Performance Art: From Futurism to the Present by RoseLee Goldberg
Christian Jankowski, Rooftop Routine, 2007. Photo copyright Paula Court.
Ragnar Kjartansson, Bliss, 2011. Photo Paula Court
Liz Glynn, 2011. Photo Elizabeth Proitsis


Performa is a multidisciplinary non-profit arts organization dedicated to exploring the critical role of live performance in the history of twentieth-century art and to encouraging new directions in performance for the twenty-first century. Part of Performa’s mission is to present a biennial of visual art performance in New York City that illuminates the critical role of performance in the history of art as well as its enormous significance in the international world of contemporary art.

Performa’s Objectives are:

  • -Commission new performance projects in visual arts
  • -Present a dedicated performance biennial
  • -Consult and collaborate with art institutions and performing art presenters around the world to create dynamic and historically significant performance programs
  • -Through the Performa Institute, offer an ongoing educational platform for expanding the knowledge and understanding of this critical area of visual art and cultural history.


Performa is the brainchild of art historian and curator RoseLee Goldberg, whose definitive book, Performance Art: From Futurism to the Present (1979 & 2000), pioneered the study of performance art and has been translated into eleven languages. Ms. Goldberg’s writing, as well as her activities as curator at The Kitchen in the late 1970s, has shaped the public’s view of live performance as a visual art form for almost thirty years.  In 2001, Ms. Goldberg originated and produced visual artist Shirin Neshat’s first live performance, Logic of the Birds, with critical and popular success in both New York and London. The idea to create the Performa biennial, with a specially commissioned new performance at its core, evolved from this highly successful production. Ms Goldberg is Founding Director and Curator of Performa, which was founded in 2004. Read more here.

Mike Kelley, Extracurricular Activity Projective Reconstruction #32, Plus, a Performa Commission. 2009. Photo by Paula Court, courtesy of Performa.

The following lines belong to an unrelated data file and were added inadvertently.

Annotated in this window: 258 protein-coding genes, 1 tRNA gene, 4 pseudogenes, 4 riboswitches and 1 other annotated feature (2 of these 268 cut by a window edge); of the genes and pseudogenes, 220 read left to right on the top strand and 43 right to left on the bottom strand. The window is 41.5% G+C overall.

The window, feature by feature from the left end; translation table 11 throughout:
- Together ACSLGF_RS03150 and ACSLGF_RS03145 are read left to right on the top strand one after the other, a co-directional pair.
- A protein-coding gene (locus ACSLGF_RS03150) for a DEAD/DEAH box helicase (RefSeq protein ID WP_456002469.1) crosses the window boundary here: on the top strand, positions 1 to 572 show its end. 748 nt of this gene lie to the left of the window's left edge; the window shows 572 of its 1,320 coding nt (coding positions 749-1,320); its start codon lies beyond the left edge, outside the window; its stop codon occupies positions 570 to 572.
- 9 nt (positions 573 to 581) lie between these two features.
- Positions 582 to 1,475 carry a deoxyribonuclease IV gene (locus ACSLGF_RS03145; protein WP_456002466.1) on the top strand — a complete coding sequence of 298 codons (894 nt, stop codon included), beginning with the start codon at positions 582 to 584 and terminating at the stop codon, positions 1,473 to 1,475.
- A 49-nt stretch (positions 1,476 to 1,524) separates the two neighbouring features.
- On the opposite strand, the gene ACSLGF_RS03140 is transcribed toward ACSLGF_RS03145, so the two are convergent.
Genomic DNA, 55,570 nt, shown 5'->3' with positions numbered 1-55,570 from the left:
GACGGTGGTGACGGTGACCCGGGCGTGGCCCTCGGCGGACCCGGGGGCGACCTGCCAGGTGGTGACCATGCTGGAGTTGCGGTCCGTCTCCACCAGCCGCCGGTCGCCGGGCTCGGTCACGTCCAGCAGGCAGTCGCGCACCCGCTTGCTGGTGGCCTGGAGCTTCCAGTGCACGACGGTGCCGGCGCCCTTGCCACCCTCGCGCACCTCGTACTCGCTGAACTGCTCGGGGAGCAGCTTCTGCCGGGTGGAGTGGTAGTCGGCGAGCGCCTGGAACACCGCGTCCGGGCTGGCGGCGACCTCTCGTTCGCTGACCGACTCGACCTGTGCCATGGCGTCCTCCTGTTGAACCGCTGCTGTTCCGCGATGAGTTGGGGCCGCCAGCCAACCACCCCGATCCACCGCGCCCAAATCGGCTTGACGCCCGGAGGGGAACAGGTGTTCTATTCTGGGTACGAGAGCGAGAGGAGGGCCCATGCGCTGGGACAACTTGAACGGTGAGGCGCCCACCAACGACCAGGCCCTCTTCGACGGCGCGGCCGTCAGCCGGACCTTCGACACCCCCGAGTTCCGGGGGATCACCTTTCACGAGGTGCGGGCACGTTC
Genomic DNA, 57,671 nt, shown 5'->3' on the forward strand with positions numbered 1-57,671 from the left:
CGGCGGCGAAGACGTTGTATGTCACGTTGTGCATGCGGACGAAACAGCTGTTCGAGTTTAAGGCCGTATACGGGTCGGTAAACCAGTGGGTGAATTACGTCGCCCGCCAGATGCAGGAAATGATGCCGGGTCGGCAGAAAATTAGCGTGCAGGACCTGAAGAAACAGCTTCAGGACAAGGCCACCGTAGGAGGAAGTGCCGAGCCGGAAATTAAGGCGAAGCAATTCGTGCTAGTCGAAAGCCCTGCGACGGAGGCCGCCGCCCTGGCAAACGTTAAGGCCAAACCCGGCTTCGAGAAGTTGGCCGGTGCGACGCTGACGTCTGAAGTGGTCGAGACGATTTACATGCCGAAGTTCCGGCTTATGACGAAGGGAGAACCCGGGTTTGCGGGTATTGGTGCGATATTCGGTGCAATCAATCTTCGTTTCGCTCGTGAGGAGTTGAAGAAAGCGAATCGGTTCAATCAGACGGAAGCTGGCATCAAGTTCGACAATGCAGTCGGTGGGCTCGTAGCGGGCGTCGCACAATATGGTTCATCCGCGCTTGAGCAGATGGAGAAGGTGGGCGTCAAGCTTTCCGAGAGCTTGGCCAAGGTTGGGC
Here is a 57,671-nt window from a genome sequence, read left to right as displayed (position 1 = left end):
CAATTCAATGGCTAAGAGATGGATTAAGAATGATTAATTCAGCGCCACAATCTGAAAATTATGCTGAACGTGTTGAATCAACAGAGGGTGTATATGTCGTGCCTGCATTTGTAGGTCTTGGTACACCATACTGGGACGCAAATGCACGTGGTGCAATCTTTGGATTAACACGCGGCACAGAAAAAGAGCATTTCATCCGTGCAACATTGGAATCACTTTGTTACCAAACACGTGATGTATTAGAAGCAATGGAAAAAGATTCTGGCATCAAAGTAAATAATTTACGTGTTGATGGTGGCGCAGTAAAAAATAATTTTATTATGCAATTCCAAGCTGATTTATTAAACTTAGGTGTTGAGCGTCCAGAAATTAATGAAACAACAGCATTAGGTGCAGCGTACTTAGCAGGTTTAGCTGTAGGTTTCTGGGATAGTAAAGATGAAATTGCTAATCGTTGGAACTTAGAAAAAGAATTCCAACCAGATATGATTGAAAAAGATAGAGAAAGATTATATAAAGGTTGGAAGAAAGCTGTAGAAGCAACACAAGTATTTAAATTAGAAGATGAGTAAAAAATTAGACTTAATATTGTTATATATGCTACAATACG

Since launching New York’s first performance biennial, Performa 05, in 2005, the organization has solidified its identity as a commissioning and producing entity. As a “museum without walls,” Performa contributes important art historical heft to the field by showing the development of live art in all its forms from many different cultural perspectives, reaching back to the Renaissance. Celebrated worldwide as the first biennial to give special attention to this remarkable history, the Performa Biennial transforms the city of New York into the “world capital of artists’ performance” every other November, attracting a national and international audience of more than 200,000 and garnering more than five million website hits during its three-week run. In the last decade, Performa has presented nearly 600 performances, worked with more than 700 artists, and toured commissioned performances in nearly 20 countries around the world. Learn more here.

Curator Adrienne Edwards in conversation with Wangechi Mutu. Performa 17. Photo © Paula Court.


Performa Institute is a year-round think tank that includes public programs, an annual conference, online and print publications, international curatorial network program, and a repository of performance scholarship and documentation. Performa Institute initiatives provide important contributions to the field of contemporary art through the development of scholarship about performance and the role of this work in shaping the history of 20th and 21st-century art. For more information.


Performa Magazine is a unique online magazine dedicated to contemporary performance across disciplines. A lively source for both historical and contemporary material, it features documentation, short essays, interviews, video, and audio exploring the Performa biennial and beyond. Click here to read the articles!